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Revealed: Main culprits that made up monster fatberg

Cooking fats and hygiene products played a pivotal role in the formation of the giant fatberg found lurking under a seaside town, scientists say.

The 64-metre monster – greater in length than the Tower of Pisa – was discovered under The Esplanade in Sidmouth, Devon, just before Christmas last year.

A team of scientists from the University of Exeter were asked to carry out an extensive "autopsy" of the fatberg to try to solve the mystery of how it was constructed and whether it posed any environmental risks.

Image: In total, 36 tanker loads of debris were excavated

The scientists were given four samples from the fatberg, each weighing around 10kg, after South West Water workers spent eight weeks removing it from the sewer.

In total, 36 tanker loads – each 3,000 gallons – of debris were excavated and removed by a dedicated team of seven specialists.

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The fatberg measures around 64 metres long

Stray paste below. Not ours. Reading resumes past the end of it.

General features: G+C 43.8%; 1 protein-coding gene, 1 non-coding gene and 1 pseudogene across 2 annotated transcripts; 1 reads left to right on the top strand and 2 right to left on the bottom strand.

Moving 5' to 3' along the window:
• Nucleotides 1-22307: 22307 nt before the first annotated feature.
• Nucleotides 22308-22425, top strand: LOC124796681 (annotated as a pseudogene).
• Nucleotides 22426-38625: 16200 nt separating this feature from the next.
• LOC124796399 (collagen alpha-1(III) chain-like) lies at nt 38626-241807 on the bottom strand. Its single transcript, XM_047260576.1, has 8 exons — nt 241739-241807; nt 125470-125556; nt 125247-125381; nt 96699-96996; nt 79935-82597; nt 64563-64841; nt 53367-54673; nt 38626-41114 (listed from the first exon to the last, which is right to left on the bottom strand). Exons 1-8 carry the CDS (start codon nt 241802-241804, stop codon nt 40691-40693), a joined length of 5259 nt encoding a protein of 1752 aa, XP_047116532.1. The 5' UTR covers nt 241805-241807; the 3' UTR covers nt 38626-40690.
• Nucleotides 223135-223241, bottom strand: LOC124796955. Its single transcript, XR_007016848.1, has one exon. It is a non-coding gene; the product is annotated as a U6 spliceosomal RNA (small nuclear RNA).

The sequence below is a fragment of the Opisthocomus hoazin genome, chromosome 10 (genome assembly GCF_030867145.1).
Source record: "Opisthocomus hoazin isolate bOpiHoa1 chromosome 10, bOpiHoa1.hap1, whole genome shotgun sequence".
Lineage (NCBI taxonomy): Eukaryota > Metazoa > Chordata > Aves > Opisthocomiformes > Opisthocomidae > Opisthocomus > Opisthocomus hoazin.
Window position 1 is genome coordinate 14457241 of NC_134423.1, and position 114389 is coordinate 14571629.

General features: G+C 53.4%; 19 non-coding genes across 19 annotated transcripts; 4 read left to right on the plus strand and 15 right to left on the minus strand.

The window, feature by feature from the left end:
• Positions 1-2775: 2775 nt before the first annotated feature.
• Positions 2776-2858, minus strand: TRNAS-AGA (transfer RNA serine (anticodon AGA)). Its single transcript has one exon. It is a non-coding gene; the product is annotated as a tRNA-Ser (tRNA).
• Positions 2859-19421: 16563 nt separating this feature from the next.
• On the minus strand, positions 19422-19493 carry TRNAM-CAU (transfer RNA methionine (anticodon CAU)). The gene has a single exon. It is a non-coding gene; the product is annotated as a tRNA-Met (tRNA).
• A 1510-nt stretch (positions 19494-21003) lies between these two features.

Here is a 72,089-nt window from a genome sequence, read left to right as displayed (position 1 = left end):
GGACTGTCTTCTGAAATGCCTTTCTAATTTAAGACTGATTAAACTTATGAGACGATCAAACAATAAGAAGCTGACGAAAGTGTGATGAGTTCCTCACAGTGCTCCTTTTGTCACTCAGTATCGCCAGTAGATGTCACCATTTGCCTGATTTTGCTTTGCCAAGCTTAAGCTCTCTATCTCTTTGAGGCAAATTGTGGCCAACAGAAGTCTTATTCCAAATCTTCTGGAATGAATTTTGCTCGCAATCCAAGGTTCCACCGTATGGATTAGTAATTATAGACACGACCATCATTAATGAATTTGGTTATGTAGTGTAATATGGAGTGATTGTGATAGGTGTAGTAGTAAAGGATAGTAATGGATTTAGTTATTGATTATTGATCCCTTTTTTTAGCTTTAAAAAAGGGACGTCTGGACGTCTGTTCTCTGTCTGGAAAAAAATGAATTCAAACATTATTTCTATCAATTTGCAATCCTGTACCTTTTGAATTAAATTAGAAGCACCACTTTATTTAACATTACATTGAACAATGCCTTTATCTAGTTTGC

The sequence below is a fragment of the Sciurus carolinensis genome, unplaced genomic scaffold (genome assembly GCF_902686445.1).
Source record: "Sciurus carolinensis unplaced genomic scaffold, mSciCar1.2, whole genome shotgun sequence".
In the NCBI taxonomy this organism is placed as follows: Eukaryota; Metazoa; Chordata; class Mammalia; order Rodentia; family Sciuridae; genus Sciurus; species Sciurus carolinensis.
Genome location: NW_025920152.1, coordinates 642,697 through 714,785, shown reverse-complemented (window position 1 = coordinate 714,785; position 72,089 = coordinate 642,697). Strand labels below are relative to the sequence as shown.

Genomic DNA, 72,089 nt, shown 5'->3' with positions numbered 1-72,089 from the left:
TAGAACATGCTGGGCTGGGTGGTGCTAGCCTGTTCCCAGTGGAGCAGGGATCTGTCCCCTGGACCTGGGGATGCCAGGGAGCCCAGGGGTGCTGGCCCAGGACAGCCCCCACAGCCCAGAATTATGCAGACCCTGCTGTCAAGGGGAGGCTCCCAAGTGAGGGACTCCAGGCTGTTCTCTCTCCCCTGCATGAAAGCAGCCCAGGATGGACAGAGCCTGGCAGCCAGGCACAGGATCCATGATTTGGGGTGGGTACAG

The fatberg was taken to a local sewage treatment works where it was fed into the anaerobic digester and produced energy to power the plant.

The university team found that the samples they received were mostly made of animal fats – consistent with domestic food preparation – combined with household hygiene products such as wet wipes and sanitary products, as well as natural and artificial fibres from toilet tissues and laundry.

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Household cooking fats and hygiene products played a pivotal role in the formation of the giant fatberg found lurking under a seaside town, scientists have revealed.
Image: The scientists were given four samples from the fatberg

They also discovered the fatberg contained no detectable levels of toxic chemicals – meanRead More – Source

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